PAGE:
THE MULTIVERSITY: Society of Super-Heroes- Conquerors of the Counter-World #1, written by Grant Morrison, penciled by Chris Sprouse, inked by Karl Story and Walden Wong, colors by Dave McCaig.
Fun. It’s a simple word, but so many times in life there just isn’t enough of it. I guarantee there’s plenty in this the second installment of Grant Morrison’s long-awaited Multiversity. From a Doc Savage inspired Doc Fate, to a whole team of Lady Blackhawks, this book does not disappoint. The title says it all. This is a pulp inspired team of adventurers who have banded together to face the threat of invasion from a parallel world.
Set in the larger context of The Multiversity, the previous chapter is by no means requisite to enjoy this book. The characters are all brand new and Morrison makes it easy to get acquainted. However, they are all somewhat familiar if you have some knowledge of DC Comics’ storied history. The juxtaposition of the pulp motifs, familiar but new characters and a fast-moving plot go a long way in supplying the Fun.
Like pulp ad copy would have read this issue has thrills, chills, action and danger. The S.O.S (Society of Super-Heroes) face an immortal villain and a villainous mage on their way to a resolution that lands them squarely in the mix of the threat from last month’s The Multiversity #1. But it isn’t easy for these heroes, in what seems to be victory, there is a twist that connects with this earth’s analog to Nix Uotan- last month’s protagonist.
The sheer number of concepts contained in this issue is staggering. Morrison handles them deftly though and the reader does not feel overwhelmed or even slightly lost. There is a whole world here, maybe two that could be the basis for a whole line of books. Morrison makes it that interesting and makes it seem easy. Chris Sprouse’s art fits nicely within the context of the story. I think this is one of the keys to keeping the sheer amount of information in the issue digestible. He never lets the reader get lost and keeps things to big ideas so that the story moves along. I think the highlight of the art is Dave McCaig’s color palate. It’s muted and earthy and evokes that pulpy feel. Bright reds are used sparingly but to great effect to draw attention to something important or specific.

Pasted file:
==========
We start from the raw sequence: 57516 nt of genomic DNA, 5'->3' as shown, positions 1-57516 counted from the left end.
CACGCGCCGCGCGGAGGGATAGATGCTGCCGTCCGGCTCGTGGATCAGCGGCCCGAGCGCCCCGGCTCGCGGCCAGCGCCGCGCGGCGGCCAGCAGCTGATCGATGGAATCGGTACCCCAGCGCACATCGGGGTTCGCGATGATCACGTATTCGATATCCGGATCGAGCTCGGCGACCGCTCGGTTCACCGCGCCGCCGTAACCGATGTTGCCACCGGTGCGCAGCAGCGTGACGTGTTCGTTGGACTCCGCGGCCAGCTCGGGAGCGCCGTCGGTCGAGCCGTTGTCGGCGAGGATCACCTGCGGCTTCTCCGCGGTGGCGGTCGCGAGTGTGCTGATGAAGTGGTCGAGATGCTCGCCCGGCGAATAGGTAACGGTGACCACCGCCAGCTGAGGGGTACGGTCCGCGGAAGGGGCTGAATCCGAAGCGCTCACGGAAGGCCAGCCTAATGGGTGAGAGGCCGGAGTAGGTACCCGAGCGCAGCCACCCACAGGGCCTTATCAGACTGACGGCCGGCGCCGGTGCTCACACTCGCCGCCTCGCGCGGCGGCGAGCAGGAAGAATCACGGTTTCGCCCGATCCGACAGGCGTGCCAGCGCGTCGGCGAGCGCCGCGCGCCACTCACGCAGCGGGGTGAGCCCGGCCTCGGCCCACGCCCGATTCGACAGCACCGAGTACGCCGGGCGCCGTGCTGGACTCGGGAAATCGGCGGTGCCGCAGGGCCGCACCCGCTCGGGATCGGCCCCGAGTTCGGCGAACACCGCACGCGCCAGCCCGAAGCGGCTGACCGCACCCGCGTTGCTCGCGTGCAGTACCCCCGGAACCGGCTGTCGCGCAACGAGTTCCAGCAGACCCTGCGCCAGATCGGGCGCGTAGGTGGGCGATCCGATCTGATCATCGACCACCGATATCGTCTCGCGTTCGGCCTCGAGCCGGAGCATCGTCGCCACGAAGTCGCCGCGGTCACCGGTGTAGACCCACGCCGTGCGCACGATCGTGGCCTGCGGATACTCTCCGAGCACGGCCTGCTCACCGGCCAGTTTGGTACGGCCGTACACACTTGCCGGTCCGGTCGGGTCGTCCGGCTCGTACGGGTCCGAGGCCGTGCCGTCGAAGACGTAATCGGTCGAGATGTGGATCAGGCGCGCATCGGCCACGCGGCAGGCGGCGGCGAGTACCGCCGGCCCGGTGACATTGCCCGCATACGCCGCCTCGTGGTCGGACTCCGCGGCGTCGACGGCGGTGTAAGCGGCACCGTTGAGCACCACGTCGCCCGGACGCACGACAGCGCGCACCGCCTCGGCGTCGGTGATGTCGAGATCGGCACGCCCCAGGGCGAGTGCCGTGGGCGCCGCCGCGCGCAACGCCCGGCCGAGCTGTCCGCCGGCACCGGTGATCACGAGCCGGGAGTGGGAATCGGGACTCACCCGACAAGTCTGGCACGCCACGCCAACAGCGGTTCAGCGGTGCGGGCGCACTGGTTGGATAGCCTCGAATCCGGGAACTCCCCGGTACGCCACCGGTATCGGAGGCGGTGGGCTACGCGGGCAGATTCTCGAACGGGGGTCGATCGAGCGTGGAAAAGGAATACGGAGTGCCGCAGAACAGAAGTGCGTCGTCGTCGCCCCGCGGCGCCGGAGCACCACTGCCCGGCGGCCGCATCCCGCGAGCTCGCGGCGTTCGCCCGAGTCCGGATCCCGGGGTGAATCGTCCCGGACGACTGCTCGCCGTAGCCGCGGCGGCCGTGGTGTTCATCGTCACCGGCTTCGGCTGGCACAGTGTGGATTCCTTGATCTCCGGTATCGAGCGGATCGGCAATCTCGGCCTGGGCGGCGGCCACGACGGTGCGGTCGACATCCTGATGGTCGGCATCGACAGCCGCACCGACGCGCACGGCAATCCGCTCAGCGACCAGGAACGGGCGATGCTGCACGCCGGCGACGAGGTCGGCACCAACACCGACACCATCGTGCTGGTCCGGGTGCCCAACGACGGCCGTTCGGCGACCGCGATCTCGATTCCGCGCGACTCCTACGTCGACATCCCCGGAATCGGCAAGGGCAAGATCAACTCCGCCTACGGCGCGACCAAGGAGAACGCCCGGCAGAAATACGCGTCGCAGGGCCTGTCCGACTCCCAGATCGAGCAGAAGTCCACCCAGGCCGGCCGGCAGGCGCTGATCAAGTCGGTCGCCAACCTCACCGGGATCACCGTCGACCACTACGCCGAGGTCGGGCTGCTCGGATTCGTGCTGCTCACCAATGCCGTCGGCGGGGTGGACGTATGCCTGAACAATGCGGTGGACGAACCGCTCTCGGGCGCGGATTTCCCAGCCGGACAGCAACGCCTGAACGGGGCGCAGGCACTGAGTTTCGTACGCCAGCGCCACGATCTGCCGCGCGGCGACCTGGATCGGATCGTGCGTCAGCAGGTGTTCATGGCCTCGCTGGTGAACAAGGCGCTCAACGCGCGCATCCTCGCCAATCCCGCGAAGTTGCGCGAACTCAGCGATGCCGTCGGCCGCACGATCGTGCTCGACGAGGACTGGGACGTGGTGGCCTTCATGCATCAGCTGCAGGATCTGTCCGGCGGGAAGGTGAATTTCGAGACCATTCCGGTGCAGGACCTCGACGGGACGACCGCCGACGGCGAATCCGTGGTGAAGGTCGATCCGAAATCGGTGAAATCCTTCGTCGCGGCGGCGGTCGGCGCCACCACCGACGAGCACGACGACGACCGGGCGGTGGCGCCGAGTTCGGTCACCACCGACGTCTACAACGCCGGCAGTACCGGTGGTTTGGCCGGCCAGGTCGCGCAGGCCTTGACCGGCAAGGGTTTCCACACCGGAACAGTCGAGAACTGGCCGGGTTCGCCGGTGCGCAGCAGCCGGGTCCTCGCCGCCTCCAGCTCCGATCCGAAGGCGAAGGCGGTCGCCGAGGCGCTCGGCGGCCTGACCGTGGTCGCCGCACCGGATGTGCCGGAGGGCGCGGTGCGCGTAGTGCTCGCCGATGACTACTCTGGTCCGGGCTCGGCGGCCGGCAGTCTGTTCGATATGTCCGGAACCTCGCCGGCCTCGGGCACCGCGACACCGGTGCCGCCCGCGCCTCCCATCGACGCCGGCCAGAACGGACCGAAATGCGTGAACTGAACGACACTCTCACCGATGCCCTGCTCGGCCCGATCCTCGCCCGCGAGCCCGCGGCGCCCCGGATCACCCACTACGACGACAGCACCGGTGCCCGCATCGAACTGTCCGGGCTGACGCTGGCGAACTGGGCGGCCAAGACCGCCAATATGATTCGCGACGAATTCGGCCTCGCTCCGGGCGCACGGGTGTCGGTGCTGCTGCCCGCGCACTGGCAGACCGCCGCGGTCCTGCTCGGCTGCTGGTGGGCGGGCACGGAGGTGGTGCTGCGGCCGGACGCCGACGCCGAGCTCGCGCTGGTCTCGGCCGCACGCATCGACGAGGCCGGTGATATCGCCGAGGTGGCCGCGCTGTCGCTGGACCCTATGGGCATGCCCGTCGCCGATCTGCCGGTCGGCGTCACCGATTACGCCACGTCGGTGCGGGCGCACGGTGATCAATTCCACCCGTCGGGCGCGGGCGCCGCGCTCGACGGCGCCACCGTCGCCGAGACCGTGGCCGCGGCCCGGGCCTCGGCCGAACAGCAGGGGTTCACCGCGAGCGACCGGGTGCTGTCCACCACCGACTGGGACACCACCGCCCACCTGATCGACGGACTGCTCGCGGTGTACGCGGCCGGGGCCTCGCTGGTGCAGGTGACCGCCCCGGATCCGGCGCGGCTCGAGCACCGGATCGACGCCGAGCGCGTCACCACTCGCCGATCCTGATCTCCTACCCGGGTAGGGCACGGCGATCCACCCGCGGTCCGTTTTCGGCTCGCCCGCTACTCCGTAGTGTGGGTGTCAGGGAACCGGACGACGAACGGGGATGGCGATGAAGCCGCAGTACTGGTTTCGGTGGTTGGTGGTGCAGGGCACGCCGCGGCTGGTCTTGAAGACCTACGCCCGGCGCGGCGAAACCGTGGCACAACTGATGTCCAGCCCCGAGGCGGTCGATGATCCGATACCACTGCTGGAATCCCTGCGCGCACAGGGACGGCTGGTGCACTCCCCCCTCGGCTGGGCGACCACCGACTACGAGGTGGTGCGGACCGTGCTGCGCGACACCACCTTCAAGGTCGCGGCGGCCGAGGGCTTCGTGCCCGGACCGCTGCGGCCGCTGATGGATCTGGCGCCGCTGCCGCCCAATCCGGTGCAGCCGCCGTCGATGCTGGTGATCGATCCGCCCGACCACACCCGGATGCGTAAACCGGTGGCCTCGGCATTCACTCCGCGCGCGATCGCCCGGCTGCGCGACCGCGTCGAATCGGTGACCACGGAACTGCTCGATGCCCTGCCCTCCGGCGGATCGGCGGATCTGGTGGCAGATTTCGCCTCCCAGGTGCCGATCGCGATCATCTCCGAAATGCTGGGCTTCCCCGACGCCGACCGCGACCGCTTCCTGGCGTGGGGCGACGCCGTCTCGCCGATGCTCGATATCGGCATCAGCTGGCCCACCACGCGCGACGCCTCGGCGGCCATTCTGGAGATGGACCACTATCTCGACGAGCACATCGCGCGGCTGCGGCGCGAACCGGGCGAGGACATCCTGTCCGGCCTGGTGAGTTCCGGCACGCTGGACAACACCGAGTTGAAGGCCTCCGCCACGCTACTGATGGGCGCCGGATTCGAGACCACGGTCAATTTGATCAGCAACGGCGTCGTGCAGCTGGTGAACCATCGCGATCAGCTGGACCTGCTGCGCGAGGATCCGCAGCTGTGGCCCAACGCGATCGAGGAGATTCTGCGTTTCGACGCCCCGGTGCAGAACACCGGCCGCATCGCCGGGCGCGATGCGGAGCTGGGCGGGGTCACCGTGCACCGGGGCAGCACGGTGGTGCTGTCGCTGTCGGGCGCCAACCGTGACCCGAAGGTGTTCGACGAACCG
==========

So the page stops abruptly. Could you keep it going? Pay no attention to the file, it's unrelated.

Perhaps the only negative in this book is the sense that it doesn’t move the overall plot of The Multiversity forward. This may be disappointing to some who are hoping for a more straightforward title. It also is slightly concerning to think that this may be a one-off appearance of these characters. If it is then it will have seemed like a waste to have brought them to life for only The Multiversity.
A fun issue that chips away at the surface of the potential of the parallel earth concept. I think it has something for almost everyone. Even if you don’t care about the whole of The Multiversity the characters are interesting, engaging and moving along in a quick paced plot that will entertain. In that sense it can stand on its own much like an old EC science fiction story stands on its own. Make it 4 and 1/2 Daily Planets.